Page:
4. The Tehelka Sexual Assault Case Brings the Vishaka Guidelines Back into the Spotlight: The Tehelka Sexual Assault Case, which is still buzzing in the media, has been sensational for a host of reasons – be it the fact that it happened within a publication best known for being on the right side of most controversies, or that the private email apologies leaked and spread like wild-fire over social media. Many are touting it the first real test of the Criminal Law Amendment Act of 2013. However, the case has brought back into the spotlight, The Vishaka Guidelines against sexual harassment at the workplace, which emerged in response to a brutal gang-rape of Bhanwari Devi, a state government grassroots employee in Rajasthan in the 1990s. The guidelines, which were first brought up in this case by the victim herself, define clearly what sexual harassment at the workplace includes and directs every organization to institute a Committee Against Sexual Harassment to attend to complaints of this nature and help the victim pursue criminal action against the same. The guidelines, which until the Tehelka case were merely considered a formality have now become a must-have and several organizations have been reported to be hurrying about to form their own CASH committees in order to avoid a public embarrassment of Tehelka-esque proportions. While what happens after the case enters a court of law remains to be seen, the increased awareness about the Vishaka Guidelines and about Sexual Harassment at the workplace at large, is certainly one of the few silver linings in this case.

  5. Supreme Court Sets Aside the 2009 Delhi High Court Verdict on Sec 377: In what is easily the most heart-breaking story of this year, the Supreme Court ruling on Section 377 which upheld the controversial law once again, set back the LGBT rights movement in India back significantly. Since the landmark Delhi High Court in 2009 which declared Section 377 as unconstitutional, the LGBT rights movement in India had become more prominent and vociferous than ever, with pride marches being not only in large metros such as Mumbai and Delhi, but also smaller cities such as Ahmedabad and Chandigarh. Given that the Govt of India, despite its flip-flopping stance on the issue had mentioned before the Apex Court that it was not opposed to the decriminalization of private, consensual acts of non peno-vaginal sexual intercourse, few had imagined that the Supreme Court in one fell swoop undid the hard work of organizations such as Naz Foundation over the last 13 years, and upheld the law due to which lakhs of individuals belonging to the ‘miniscule’ sexual minorities in India had been subjected to harassment at the hands of the Police. Ironically the verdict on the law, which is a relic of the British rule, has come at a time when the British themselves are set to legalize not just ‘unnatural sex’ but also same-sex marriages. The Apex Court in its ruling left it to the discretion of the Parliament to amend the law if it so wishes. However, in what is already looking like one of the most bitterly-fought Lok Sabha elections in the history of independent India, the two major national political parties in the country – the Congress and the BJP, have taken diametrically opposite stands on the verdict – with the Congress categorically condemning the verdict and the BJP not only welcoming the verdict but also stating that homosexuality is unnatural. While a review petition against the SC ruling has already been filed by the government, and Naz Foundation, which set the ball rolling in the first place, has joined in with the petition as an interested party, there is no denying that this verdict has delivered a telling blow to the LGBT community in India, who now have to pick themselves up and regroup to fight for their rights once again!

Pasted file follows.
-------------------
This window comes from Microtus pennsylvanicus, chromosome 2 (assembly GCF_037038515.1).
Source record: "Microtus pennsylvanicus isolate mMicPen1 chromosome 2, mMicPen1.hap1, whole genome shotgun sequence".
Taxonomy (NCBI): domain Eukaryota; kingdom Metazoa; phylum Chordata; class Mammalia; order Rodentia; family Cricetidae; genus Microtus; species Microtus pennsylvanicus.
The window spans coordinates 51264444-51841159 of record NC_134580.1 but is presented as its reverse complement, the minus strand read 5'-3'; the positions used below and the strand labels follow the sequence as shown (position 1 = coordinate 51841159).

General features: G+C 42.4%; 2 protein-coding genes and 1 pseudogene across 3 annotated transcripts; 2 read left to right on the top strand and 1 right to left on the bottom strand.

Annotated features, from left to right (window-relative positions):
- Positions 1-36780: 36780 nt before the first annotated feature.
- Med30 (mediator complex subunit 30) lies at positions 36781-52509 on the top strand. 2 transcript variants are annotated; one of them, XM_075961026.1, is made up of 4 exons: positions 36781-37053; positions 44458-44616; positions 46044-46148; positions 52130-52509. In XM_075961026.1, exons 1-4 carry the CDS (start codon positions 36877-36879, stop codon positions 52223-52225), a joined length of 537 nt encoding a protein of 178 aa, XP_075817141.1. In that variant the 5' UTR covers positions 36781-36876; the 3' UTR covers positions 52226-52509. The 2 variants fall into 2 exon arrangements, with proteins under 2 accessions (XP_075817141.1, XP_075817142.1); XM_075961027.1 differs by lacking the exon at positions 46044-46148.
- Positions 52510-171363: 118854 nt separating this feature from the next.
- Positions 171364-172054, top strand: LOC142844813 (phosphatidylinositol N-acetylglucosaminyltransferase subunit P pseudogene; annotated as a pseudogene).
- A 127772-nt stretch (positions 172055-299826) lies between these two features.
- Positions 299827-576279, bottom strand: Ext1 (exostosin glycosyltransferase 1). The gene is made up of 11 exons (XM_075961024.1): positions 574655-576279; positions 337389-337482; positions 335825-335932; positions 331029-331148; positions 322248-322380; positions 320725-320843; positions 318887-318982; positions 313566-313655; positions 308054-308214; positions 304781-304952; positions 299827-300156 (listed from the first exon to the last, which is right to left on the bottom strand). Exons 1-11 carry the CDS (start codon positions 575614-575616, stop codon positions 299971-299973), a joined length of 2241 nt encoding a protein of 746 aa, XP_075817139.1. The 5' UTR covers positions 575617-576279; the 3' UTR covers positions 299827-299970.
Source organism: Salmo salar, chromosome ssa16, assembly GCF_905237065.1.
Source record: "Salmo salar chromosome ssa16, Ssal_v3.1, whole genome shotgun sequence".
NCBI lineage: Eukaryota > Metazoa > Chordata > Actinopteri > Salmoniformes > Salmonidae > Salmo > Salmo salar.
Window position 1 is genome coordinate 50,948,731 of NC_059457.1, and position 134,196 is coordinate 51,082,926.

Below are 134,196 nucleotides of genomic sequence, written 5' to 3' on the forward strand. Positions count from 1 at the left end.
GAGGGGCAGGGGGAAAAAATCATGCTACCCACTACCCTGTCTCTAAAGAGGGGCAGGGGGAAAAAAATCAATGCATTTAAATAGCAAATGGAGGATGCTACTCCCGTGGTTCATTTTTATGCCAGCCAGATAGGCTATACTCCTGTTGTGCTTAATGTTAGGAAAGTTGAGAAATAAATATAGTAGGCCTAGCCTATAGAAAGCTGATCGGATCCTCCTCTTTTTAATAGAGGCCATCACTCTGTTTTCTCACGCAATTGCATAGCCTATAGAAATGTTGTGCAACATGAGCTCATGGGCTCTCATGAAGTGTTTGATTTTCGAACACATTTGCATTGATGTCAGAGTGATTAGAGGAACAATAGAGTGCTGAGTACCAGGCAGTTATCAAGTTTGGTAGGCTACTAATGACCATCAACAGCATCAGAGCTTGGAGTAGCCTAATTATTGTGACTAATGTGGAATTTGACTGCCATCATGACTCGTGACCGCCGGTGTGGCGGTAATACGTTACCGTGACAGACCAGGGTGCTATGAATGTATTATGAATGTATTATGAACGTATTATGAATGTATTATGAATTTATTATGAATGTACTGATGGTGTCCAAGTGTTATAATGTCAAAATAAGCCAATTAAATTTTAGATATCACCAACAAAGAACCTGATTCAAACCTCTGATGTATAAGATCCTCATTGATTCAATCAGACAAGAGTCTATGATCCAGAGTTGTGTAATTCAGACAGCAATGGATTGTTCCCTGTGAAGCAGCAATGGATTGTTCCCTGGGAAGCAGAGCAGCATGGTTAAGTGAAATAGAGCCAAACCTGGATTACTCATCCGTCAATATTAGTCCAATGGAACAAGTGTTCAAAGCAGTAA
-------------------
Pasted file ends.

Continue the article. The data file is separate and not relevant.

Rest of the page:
This newsletter has been an effort on our part to not only recap what we felt were the most significant public interest moments in the year gone by, but also a way for us to reaffirm our support and commitment to the cause of the hitherto marginalized sections of our society, be it the mentally ill, the sexual minorities or the women who battle patriarchy day in and day out. We consider ourselves fortunate to be able to make a differences to lives of people in our small way, and promise to work towards outdoing ourselves year after year!